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Voronoi Tessellation

December 18, 2017

Students are taught much "useless information" while in elementary school, most of which is concentrated in history classes. Nearly all of these facts are forgotten; but, for some reason, a few random facts linger in the dark recesses of memory. For example, I remember that the French military engineer, Pierre Charles L'Enfant (1754-1825), was responsible for the street plan of the United States Capital.

As most people, I memorize facts by association. In this case, the association for a child was easily formed, since the name, "L'Enfant," looks as if it should be pronounced like "elephant." If I had known a little more French at the time, the association might have been different, perhaps a diapered George Washington. L'Enfant's plan had the familiar rectangular grid layout of the streets with some diagonal avenues that intersected some grid points at circles and plazas.

L'Enfant's plan for the  area of the US Capitol

L'Enfant's plan for the area near the US Capitol building. A March, 1792, engraving on paper from the US Library of Congress, via Wikimedia Commons

Any division of a plane with geometric shapes such as this is a tessellation. The most common tessellation is tiling with regular polygons, as exists in many patios. However, a common tessellation in scientific studies is the Voronoi tessellation, one example of which is the decomposition of a lattice into Wigner-Seitz cells.

Wigner-Seitz tessellation, used in the analysis of crystal symmetry, is named after physicists, Eugene Wigner and Frederick Seitz. The construction of this tessellation is quite simple. You just draw perpendicular lines at the midpoints of the lines that connect nearest-neighbor atoms, as shown in the figure. Such a construction isn't limited to two dimensions. In a three-dimensional lattice, you can just as easily construct planes at the midpoints to get a volumetric cell.

Wigner-Seitz cell construction

Procedure for construction of a Wigner-Seitz cell.

1. Draw connecting lines between nearest-neighbors

2. Construct perpendicular lines at the midpoints.

3. The area bounded by these lines is a Wigner-Seitz cell.

(Created using Inkscape)

One interesting example of Voronoi tessellation is the study done in 1854 by the British physician, John Snow (1813-1858) who partitioned an area of cholera outbreak. He created this tessellation around individual public water pumps, so the generated cells represented the areas closest to each pump. In this fashion, he isolated the source of the infection to a particular public pump at Broad Street.

Since a Voronoi cell is defined as all points that are closer to the cell focus point than any other focus point, it's easily seen that a Voronoi tessellation of a two-dimensional simple cubic lattice results in a hexagonal tiling (see figure).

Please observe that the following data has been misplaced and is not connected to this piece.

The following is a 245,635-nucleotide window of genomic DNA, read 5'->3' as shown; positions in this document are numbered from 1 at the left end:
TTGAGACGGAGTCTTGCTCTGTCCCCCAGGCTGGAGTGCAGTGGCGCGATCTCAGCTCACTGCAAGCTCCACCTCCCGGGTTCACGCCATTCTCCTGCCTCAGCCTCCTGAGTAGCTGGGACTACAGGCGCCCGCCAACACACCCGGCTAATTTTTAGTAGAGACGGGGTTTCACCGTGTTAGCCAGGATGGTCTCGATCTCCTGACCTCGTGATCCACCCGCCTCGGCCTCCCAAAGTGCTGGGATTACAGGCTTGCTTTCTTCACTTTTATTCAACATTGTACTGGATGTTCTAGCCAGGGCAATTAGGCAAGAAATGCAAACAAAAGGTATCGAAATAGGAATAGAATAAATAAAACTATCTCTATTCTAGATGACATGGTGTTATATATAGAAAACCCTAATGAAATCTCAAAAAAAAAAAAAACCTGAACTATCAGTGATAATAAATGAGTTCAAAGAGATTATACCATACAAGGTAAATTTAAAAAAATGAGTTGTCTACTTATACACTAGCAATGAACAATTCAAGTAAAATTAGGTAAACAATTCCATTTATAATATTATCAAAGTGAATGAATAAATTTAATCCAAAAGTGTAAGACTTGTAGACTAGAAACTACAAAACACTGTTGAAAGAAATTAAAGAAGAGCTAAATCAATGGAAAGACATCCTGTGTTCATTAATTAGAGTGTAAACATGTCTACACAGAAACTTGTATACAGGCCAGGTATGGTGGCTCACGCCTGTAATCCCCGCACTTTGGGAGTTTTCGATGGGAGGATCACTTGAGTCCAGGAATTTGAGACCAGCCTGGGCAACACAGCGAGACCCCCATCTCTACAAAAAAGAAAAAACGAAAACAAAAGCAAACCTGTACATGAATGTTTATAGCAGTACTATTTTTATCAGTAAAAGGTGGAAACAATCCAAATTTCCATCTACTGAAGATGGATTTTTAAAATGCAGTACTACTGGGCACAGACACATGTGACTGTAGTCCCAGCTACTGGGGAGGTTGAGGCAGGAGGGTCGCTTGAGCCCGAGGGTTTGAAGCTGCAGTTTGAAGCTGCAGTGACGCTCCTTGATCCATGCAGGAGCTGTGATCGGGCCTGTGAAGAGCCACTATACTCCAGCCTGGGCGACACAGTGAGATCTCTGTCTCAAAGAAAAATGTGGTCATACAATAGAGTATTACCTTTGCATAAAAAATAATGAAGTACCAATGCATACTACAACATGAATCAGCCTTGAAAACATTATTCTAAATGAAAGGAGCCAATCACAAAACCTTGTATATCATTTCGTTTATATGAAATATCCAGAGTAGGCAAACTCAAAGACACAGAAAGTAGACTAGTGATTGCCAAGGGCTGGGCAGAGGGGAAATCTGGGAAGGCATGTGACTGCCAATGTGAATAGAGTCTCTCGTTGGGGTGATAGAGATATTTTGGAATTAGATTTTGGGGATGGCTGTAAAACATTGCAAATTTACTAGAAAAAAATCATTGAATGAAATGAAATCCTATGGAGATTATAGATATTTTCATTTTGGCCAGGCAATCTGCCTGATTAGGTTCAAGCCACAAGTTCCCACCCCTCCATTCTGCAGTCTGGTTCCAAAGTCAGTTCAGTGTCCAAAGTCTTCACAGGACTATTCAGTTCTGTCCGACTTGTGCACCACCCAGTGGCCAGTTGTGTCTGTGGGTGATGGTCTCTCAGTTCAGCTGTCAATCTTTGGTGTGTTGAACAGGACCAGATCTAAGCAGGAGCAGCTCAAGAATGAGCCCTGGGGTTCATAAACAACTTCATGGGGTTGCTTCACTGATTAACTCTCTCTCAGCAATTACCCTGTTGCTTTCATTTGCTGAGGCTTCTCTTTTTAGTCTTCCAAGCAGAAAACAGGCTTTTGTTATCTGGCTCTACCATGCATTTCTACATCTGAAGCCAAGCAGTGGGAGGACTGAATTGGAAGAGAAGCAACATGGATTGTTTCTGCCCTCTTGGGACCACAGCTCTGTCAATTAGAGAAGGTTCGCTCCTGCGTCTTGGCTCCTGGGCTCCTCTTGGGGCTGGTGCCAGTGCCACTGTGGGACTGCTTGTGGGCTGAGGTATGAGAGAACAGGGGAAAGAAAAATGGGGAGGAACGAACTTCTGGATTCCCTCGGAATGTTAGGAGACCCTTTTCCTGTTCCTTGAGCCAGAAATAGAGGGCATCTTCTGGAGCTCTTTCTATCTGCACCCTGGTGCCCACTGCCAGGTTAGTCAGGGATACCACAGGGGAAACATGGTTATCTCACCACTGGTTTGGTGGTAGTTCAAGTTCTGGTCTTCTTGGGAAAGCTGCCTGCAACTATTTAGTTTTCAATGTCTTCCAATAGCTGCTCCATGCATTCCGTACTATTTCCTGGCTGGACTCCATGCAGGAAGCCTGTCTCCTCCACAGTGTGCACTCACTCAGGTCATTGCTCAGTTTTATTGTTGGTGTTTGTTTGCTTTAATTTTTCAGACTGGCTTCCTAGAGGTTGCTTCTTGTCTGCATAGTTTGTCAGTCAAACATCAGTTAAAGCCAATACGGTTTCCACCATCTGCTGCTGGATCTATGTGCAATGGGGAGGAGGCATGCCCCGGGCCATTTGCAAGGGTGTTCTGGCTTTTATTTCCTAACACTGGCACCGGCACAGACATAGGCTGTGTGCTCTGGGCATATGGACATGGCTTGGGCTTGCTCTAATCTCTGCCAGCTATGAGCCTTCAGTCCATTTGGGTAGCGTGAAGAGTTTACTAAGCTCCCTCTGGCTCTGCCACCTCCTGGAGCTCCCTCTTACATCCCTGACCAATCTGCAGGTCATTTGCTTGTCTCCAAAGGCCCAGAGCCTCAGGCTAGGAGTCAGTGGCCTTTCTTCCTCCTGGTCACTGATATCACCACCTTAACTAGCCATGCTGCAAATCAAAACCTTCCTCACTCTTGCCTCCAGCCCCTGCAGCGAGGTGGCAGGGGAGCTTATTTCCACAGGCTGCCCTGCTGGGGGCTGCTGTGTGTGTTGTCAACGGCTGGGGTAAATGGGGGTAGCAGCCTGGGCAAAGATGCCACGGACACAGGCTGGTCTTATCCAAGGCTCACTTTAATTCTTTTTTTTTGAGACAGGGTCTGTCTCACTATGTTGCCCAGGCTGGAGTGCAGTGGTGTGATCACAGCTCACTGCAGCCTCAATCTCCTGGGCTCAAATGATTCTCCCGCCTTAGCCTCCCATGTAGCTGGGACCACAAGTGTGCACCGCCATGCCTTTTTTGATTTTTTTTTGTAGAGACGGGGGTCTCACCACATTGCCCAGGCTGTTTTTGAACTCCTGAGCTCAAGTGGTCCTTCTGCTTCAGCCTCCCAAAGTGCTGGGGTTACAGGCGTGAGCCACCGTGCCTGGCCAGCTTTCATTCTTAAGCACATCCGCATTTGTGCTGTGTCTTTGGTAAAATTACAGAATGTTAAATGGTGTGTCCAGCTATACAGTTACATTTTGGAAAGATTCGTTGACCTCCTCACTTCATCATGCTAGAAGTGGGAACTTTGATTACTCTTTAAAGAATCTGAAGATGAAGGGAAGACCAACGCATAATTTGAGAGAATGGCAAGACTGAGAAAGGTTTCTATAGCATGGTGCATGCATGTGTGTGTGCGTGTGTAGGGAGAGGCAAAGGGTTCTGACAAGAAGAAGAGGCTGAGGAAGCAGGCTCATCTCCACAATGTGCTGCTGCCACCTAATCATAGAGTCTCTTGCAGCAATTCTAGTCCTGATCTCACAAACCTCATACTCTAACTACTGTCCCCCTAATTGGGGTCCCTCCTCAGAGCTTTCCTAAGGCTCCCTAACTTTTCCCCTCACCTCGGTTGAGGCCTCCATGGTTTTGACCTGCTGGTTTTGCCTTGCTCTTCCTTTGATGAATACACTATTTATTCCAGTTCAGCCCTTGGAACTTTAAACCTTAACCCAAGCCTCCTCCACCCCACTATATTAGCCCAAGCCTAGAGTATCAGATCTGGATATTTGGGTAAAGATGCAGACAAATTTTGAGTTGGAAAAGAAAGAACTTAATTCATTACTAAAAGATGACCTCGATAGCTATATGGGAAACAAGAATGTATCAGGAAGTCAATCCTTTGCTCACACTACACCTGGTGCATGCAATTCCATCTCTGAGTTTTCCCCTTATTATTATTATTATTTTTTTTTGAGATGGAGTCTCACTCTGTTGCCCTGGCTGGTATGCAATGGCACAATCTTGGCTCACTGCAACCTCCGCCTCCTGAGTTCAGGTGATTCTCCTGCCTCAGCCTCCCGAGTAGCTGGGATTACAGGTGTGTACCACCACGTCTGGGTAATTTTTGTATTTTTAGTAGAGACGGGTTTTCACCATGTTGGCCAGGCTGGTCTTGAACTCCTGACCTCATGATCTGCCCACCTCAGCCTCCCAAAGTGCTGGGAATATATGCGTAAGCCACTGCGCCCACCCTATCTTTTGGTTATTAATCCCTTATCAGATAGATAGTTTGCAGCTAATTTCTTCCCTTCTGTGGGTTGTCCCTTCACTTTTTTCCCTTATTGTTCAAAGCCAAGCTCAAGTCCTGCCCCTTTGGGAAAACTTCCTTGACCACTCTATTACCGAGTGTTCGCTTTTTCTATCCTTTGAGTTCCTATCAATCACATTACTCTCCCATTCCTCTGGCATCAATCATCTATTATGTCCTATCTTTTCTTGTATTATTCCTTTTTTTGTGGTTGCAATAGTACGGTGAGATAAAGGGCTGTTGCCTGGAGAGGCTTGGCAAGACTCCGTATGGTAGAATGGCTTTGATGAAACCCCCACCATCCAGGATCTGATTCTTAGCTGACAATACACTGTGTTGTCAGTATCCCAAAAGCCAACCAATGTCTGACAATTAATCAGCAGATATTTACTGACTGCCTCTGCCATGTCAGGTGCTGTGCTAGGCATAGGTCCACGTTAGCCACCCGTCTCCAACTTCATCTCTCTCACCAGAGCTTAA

Voronoi tessellation of a simple cubic lattice

Voronoi tessellation of a two-dimensional simple cubic lattice, resulting in a hexagonal tiling.

(Created using Inkscape)

One method of creating a Voronoi tessellation deserves special mention. That's Fortune's algorithm, an efficient method devised in 1986 by Steven Fortune, a distinguished member of the technical staff at Bell Labs.[1] His algorithm, and several others, are hosted on CGAL, the Computational Geometry Algorithms Library web site.[2]

Fortune's algorithm, while efficient, is not intuitive. A more understandable approach is to generate expanding circles around the focus points that bump up against each other. This approach is nicely illustrated in the following figure that was generated using MATLAB.

Voronoi tessellation created by Euclidian growth

Voronoi tessellation created by Euclidian growth.

The MATLAB source code for creation of this demonstration image can be found here.

(Wikimedia Commons image by Jahobr, a prolific contributor to Wikimedia Commons)

MATLAB is proprietary software. Since I'm an advocate of free and open-source software, and I needed a little coding practice, I decided to write a C language program to accomplish Voronoi tessellation using this expanding circles approach (source code here.) Since I'm not a professional programmer, this code most certainly could be improved, but it produces the desired result.

The program outputs a *.tga image, a file format chosen because it's easy to implement. The following image is a honeycomb generated from a simple cubic lattice.

Voronoi tessellation on a simple cubic grid

Voronoi tessellation on a simple cubic grid, as generated by my C language program.

The following are two Voronoi tessellations generated from random focus points.

Voronoi tessellations generated from random focus points

Voronoi tessellations generated from random focus points.


  1. S. Fortune, "A sweepline algorithm for Voronoi diagrams," Algorithmica, vol. 2 (November, 1987), p. 153ff., https://doi.org/10.1007/BF01840357.
  2. Voronoi Diagrams section of the Computational Geometry Algorithms Library.

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